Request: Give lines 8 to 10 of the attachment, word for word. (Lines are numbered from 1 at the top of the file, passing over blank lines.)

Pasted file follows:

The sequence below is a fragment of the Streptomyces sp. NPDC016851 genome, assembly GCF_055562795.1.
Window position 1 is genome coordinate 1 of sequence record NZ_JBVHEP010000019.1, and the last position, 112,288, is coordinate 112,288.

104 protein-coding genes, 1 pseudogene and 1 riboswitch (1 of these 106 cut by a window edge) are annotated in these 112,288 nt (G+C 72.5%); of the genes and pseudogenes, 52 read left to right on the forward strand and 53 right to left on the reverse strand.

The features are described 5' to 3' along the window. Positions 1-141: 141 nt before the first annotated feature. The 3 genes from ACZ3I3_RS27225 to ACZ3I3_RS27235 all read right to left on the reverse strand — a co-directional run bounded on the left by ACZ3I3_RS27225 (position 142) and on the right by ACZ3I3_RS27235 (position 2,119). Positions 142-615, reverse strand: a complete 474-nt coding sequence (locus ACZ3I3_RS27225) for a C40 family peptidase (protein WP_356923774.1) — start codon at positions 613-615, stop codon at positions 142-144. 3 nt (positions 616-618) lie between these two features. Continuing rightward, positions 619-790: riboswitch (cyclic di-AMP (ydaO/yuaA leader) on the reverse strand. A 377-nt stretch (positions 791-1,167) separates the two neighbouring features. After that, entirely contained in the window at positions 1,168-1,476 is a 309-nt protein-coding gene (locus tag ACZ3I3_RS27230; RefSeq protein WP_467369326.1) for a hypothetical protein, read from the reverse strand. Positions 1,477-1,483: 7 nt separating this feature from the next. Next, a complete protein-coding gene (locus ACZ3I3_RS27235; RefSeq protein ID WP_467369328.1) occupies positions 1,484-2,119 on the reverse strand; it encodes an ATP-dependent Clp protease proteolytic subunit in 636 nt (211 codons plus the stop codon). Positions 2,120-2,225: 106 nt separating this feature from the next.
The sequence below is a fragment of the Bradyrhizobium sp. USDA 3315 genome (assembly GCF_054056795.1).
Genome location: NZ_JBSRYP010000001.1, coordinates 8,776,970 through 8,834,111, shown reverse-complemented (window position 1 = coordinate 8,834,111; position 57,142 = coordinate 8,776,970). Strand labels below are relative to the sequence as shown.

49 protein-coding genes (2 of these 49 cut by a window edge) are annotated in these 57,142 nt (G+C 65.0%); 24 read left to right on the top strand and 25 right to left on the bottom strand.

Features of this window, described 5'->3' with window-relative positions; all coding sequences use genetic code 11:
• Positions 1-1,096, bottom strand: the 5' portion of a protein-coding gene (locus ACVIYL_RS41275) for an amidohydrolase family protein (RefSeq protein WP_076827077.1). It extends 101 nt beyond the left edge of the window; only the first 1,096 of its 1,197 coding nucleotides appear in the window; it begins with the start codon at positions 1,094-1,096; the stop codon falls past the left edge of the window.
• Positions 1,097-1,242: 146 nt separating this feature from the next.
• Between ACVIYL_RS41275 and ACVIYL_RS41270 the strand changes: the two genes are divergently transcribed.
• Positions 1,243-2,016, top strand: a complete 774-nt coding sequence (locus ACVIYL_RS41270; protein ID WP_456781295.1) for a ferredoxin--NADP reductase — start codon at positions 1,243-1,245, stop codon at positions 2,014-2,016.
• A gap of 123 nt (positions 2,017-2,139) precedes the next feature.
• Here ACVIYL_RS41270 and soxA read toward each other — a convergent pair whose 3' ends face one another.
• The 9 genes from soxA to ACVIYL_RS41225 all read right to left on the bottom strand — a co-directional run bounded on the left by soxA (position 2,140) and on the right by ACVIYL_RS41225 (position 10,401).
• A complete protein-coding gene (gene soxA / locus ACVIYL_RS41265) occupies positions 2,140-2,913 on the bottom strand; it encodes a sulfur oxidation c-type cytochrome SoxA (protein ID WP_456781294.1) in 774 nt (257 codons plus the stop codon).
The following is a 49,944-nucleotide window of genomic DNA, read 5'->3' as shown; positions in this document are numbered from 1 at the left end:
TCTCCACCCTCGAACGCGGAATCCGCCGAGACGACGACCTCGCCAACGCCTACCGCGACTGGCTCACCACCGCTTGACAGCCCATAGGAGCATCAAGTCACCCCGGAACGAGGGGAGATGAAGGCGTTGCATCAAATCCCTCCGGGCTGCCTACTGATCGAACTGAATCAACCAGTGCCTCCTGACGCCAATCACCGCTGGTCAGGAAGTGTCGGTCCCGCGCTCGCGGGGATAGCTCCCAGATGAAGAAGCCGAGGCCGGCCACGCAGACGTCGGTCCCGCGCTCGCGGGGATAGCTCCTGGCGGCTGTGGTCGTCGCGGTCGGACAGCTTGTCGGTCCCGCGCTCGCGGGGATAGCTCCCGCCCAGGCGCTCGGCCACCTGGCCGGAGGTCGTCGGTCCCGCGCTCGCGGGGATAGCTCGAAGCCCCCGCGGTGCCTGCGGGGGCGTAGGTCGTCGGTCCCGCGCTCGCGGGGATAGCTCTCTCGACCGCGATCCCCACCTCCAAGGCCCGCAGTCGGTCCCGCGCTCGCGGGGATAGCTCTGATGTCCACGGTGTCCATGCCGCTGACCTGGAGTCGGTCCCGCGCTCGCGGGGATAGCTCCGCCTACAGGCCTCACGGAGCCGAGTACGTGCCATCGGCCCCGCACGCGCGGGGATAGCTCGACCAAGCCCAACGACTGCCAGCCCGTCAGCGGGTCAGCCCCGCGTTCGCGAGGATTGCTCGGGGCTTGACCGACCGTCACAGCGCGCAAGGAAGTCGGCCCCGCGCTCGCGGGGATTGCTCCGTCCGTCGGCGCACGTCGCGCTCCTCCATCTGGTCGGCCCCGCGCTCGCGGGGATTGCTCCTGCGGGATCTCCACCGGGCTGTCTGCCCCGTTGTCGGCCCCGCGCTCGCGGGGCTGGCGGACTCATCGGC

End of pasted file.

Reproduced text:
Features of this window, described 5'->3' with window-relative positions; all coding sequences use genetic code 11:
• Positions 1-1,096, bottom strand: the 5' portion of a protein-coding gene (locus ACVIYL_RS41275) for an amidohydrolase family protein (RefSeq protein WP_076827077.1). It extends 101 nt beyond the left edge of the window; only the first 1,096 of its 1,197 coding nucleotides appear in the window; it begins with the start codon at positions 1,094-1,096; the stop codon falls past the left edge of the window.
• Positions 1,097-1,242: 146 nt separating this feature from the next.